Sharing your Conan packages is now easier than ever
Feb 09, 2024
I'm a big fan of the Conan package manager, but one of the biggest pain points is sharing your custom Conan packages with other people. Your options for doing so are generally one of these:
- Put it on Conan Center
- Put it on your own Conan server
- Put the recipe in a git repo, and tell users to manually clone and build/export it into their Conan cache
Option 1 is laborious and time consuming, and isn't possible (nor desirable) for a lot of use cases. There are only so many volunteers working on Conan Center, so it's unreasonable for them to accept every package. And regardless, packages on Conan Center need to meet certain requirements that make sense for the common case, but not necessarily for every use case (e.g. modified forks of existing packages).
Option 2 is neither easy nor cheap. Of course, the Conan server software is free and open source, and there's even a free version of Artifactory that has a lot more features. However, it requires you to install and maintain an application server and worry about costs, security, etc if you expose it to the public.
And finally, Option 3 is just annoying for users. Not only do they have to manually execute
git clone ... and
conan export ..., they also need to compile the package binaries themselves.
Redirectory is a project I discovered recently that aims to make it easier to share Conan packages. Basically, it implements the Conan server API, but uses Github Releases to upload and download packages. This lets you distribute your Conan binary packages for free using Github's powerful network!
Not only that, but the developer graciously offers his own free instance of the server that you can use without having to setup your own. That means you can start using it right now with this single command:
That's it! There's no need to login or anything. When you want to use a package, you just need to add
@github/username to the package reference.
Here's an example of how to access one of the packages on my Github account:
1 2 3
Side note: you wouldn't actually use wafgenerator in a conanfile.txt, this is just for demonstation purposes!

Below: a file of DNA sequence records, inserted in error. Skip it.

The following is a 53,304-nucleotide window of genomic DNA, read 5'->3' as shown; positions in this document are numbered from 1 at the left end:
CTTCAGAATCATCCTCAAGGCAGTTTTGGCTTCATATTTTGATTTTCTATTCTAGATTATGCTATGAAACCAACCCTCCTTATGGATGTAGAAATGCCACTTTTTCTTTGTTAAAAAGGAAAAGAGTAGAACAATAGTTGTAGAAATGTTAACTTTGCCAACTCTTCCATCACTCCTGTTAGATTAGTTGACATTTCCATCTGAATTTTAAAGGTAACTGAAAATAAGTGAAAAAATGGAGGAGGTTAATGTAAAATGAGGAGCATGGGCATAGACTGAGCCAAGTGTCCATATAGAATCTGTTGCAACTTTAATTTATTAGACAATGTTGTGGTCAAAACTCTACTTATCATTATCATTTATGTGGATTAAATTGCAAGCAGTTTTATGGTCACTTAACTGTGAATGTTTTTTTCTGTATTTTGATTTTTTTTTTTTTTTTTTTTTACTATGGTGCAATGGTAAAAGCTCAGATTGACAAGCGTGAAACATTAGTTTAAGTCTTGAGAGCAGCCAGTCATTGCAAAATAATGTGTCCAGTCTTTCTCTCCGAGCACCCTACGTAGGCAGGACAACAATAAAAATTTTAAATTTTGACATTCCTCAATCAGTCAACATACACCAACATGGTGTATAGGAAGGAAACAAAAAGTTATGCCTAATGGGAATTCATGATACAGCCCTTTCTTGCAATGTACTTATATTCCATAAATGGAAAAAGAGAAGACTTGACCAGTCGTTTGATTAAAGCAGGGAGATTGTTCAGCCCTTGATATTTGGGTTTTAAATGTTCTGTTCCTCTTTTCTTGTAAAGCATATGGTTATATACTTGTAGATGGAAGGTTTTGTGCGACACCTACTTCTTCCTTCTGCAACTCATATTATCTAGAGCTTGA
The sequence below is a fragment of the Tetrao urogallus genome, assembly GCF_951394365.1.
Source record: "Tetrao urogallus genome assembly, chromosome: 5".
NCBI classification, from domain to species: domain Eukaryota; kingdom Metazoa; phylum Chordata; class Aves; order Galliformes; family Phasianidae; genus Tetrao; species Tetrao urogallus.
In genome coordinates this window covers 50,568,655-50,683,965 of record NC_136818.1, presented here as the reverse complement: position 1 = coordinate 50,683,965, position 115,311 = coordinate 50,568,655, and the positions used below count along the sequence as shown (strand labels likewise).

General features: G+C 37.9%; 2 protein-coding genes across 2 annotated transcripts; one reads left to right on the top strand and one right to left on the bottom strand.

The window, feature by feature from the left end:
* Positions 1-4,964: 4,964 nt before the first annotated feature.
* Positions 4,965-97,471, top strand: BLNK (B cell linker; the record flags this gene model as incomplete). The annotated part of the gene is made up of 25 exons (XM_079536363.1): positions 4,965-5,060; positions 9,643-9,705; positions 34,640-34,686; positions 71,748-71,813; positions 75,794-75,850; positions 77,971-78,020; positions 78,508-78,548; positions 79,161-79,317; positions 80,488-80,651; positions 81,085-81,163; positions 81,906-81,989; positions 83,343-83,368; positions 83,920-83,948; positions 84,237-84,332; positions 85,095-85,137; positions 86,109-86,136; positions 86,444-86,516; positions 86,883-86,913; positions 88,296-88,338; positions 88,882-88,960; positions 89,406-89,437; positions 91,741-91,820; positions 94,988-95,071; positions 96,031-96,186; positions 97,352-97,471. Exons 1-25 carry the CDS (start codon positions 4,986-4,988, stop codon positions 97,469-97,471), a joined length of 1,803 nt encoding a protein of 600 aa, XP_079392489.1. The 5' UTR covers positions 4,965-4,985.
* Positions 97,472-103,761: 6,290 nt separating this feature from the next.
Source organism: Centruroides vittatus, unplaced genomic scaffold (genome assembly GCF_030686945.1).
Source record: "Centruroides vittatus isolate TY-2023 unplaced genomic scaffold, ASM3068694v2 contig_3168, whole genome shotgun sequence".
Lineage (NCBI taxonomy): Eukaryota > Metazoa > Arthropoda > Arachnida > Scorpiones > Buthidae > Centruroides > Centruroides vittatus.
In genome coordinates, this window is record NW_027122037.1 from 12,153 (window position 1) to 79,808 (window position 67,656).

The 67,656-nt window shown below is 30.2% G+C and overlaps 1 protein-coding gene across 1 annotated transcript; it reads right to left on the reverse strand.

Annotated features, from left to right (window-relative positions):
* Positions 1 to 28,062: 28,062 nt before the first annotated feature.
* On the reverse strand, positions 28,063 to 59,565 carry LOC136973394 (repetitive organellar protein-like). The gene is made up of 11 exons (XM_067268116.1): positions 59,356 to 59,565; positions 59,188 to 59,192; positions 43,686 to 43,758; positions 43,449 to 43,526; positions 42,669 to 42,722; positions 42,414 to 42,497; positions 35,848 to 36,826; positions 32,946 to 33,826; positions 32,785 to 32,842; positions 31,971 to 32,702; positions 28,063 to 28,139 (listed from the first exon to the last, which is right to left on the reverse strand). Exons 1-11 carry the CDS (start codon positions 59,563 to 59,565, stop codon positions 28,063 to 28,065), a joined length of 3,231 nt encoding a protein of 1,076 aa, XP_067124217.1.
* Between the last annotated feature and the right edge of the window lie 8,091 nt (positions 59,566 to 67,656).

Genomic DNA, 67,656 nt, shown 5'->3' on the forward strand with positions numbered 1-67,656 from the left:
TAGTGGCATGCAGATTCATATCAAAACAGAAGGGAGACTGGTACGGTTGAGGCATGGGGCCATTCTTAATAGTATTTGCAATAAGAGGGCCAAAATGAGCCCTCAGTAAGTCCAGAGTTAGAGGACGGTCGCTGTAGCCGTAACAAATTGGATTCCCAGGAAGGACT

conan install with that conanfile will just work. Conan won't find anything with the
@github/alexramallo user/channel on Conan Center, so it will look in the other remotes. The redirectory server will respond to it, and return a download link that matches the given Github user and repo.
Uploading your own packages
Uploading your own packages is easy, but the paranoid may want to host their own server rather than use the public redirectory one. To upload a package, you need to login to redirectory with a github personal access token that has read/write access to your repos.
I have no reason to doubt the Redirectory dev's trustworthiness (on the contrary; his Github profile has a real identity, which is always a good sign), however as a general principle it's not a good idea to share access tokens like this, especially if your Github account has access to your employer's repos.
Note: redirectory doesn't store your token after it uses it; your Conan client stores it locally with all your other credentials
Regardless of what you do, once you have your token it's easy to start uploading packages:
Then just execute
conan upload -rredirectory ... like you normally would. The Redirectory server will create a github release in the repo that matches the package name.
Even though Conan Center is a great resource, it's not easy or possible to get everything on there. Having this alternative could be a good way to increase adoption of Conan among open source users since it greatly reduces the barriers to entry for people making packages.
© Alejandro Ramallo 2024